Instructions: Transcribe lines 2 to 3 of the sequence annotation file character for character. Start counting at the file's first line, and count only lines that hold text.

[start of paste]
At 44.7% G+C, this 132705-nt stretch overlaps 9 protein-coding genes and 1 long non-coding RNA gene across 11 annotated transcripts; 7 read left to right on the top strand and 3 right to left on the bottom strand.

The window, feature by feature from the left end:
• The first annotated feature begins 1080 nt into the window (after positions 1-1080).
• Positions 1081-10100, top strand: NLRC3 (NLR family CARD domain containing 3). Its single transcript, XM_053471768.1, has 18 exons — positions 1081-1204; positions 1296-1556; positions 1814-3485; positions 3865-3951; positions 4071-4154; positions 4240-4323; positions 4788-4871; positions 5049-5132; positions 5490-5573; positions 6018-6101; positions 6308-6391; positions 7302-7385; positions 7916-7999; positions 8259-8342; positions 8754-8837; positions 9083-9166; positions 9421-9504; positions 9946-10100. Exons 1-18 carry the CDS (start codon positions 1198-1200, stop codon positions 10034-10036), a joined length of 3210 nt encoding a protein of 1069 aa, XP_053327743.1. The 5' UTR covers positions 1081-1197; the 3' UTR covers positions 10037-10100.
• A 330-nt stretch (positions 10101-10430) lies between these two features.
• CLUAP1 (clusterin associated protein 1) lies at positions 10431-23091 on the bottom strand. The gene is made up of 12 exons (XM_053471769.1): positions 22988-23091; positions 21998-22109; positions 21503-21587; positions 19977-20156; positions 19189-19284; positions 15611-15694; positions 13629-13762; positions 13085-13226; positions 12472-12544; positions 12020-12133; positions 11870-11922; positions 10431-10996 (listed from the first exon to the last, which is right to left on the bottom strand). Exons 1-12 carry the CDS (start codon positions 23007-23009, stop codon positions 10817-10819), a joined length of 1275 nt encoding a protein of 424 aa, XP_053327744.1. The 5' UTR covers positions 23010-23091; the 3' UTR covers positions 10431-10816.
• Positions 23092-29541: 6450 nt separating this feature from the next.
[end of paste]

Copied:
The window, feature by feature from the left end:
• The first annotated feature begins 1080 nt into the window (after positions 1-1080).